Business model in management commentary and the links with management accounting

By | 2017-12-27T17:38:35+00:00 December 27th, 2017|

Cinquini Lino, Tenucci Andrea/ Financial ReportingRiviste / Fascicolo: 3-2011


Management commentary (MC) is a non mandatory narrative report that provides a context within which to interpret the financial position, financial performance and cash flows of an entity to associate to the financial statement. Within the framework of MC, the paper focuses on the role of the “business model” in supporting information required by MC section “nature of the business”. Furthermore the potential role of Management Accounting in providing the managerial financial and non financial information to improve the quality information on the “nature of the business” is explored.

Keywords: Business model, management accounting, management commentary


 

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Business Model Literature Overview

By | 2017-12-27T14:19:08+00:00 December 27th, 2017|

Novak Ales/ Financial ReportingRiviste / Fascicolo: 1-2014


The term “business model” has recently attracted increased attention in the context of financial reporting and was formally introduced into the IFRS literature when IFRS 9 Financial Instruments was published in November 2009. However, IFRS 9 did not fully define the term ‘business model’. Furthermore, the literature on business models is quite diverse. It has been conducted in largely isolated fashion; therefore, no generally accepted definition of ?business model’ has emerged. Therefore, a better understanding of the notion itself should be developed before further investigating its potential role within financial reporting. The aim of this paper is to highlight some of the perceived key themes and to identify other bases for grouping/organizing the literature based on business models. The contributions this paper makes to the literature are twofold: first, it complements previous review papers on business models; second, it contains a clear position on the distinction between the notions of the business model and strategy, which many authors identify as a key element in better explaining and communicating the notion of the business model. In this author’s opinion, the term ‘strategy’ is a dynamic and forward-looking notion, a sort of directional roadmap for future courses of action, whereas, ‘business model’ is a more static notion, reflecting the conceptualisation of the company’s underlying core business logic. The conclusion contains the author’s thoughts on the role of the business model in financial reporting.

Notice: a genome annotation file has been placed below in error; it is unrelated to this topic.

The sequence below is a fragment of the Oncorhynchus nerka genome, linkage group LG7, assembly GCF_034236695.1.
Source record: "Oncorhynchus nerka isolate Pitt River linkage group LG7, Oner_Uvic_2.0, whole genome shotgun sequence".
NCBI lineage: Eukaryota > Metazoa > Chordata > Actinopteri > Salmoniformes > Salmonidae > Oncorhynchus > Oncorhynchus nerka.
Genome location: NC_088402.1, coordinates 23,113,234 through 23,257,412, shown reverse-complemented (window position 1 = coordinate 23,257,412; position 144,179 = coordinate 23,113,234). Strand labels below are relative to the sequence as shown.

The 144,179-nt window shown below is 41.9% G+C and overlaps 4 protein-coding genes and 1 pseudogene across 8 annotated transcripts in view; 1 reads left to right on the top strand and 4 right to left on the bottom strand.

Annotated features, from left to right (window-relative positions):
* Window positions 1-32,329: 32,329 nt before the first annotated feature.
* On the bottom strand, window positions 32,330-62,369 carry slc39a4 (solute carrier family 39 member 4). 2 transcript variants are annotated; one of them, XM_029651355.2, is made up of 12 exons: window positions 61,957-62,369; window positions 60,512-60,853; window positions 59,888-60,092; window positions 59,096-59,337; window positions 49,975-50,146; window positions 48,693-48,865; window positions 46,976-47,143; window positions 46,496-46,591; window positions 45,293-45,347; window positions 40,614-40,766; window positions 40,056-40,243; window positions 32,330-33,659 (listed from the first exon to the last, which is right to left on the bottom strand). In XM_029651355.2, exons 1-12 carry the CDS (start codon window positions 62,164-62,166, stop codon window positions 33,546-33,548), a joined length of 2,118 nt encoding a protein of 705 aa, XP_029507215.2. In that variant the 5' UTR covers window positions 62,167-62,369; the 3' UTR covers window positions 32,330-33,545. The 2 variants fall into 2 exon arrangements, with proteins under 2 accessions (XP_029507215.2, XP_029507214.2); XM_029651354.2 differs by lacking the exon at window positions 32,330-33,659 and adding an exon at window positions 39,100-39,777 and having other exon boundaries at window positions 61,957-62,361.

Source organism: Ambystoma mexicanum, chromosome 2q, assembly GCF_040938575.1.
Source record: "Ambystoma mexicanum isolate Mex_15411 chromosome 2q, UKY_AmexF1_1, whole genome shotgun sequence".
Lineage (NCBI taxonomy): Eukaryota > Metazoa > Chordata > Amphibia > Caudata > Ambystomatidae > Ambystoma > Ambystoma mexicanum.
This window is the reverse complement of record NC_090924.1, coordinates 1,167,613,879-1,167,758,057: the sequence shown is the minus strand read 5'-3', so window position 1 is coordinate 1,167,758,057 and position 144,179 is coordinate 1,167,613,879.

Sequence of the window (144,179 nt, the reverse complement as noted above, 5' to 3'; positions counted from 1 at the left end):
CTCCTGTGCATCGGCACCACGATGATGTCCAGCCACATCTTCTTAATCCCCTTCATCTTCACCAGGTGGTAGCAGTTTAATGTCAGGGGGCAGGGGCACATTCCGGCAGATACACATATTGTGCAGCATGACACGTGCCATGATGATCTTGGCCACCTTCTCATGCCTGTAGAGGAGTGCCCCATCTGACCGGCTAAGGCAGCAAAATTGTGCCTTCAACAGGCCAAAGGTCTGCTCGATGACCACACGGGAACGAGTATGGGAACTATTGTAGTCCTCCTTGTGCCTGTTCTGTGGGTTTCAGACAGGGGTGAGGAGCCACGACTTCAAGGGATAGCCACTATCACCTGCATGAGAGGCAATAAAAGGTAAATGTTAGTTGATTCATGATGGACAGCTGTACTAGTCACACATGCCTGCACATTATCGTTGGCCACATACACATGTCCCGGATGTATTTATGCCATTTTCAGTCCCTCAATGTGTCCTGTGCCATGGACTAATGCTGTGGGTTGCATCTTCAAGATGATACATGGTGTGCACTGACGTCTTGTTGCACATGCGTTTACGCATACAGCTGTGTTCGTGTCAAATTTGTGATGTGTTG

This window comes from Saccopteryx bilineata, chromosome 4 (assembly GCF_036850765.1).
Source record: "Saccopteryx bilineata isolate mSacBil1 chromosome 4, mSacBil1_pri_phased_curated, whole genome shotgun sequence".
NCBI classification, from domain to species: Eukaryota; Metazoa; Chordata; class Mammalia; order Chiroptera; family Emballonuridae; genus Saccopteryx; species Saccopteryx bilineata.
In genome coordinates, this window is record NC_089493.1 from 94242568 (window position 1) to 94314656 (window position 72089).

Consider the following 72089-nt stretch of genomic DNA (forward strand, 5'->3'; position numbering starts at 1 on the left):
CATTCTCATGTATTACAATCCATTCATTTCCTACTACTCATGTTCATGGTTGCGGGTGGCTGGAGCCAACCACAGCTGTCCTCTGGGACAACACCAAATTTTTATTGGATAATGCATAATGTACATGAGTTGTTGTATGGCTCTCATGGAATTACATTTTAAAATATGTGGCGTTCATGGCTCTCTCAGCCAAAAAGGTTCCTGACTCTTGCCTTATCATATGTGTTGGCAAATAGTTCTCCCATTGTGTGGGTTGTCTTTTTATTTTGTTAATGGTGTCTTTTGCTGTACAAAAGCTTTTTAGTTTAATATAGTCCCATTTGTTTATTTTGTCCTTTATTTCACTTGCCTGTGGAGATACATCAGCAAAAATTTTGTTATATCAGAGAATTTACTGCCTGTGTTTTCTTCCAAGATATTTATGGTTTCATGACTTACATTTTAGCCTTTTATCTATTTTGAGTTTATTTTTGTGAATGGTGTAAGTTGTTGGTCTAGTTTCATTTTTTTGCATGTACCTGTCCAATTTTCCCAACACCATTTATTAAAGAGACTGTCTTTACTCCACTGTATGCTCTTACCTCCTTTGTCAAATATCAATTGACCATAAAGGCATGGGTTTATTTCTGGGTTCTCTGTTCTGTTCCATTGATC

Keywords: Business model, literature overview, meaning of the term, strategy


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Put Your Money where Your Mouth is: The Difference between Real Commitment to Sustainability and Mere Rhetoric

By | 2017-12-22T10:26:32+00:00 December 21st, 2017|

Bini Laura, Bellucci Marco, Giunta Francesco/ Financial ReportingRiviste / Fascicolo: 2-2016


Companies exhibit growing interest in sustainability rhetoric. Such an interest is alternatively justified by a company’s need to address legitimacy instances, rather than to satisfy stakeholders’ requests about its sustainability performance. Whatever the case, a main debated issue concerning sustainability rhetoric deals with the difficulties in understanding whether companies’ commitment towards sustainability is “real”, or it only consists of “empty words” that hide opportunistic strategies. Our paper contributes to this debate, proposing a methodological approach, which is based on a company’s business model (BM) representation. We argue that the inclusion of adequate sustainability information in a company’s BM representation can testify to a real company’s engagement, as it illustrates how sustainability affects its value creation process. Compared to extant methodological proposals, mainly based on linguistic analyses, our approach does not require specific competences to be applied. Moreover, it saves user’s time, as it allows the assessment of entire company’s sustainability rhetoric through the analysis of the information reported in its BM. Our approach is consistent with previous contributions that propose a company’s BM as a representation device able to illustrate strategic information that cannot be represented in the traditional corporate reporting. Our approach proposes a possible answer to address the challenges faced by regulators and standard setters involved in the regulation of sustainability disclosure. Such approach has found a first step of implementation in the UK, where since 2013, listed companies are requested to describe their BM in Strategic Reports.

Keywords: Sustainability rhetoric, business model, corporate social responsibility, non-financial disclosure, mining industry


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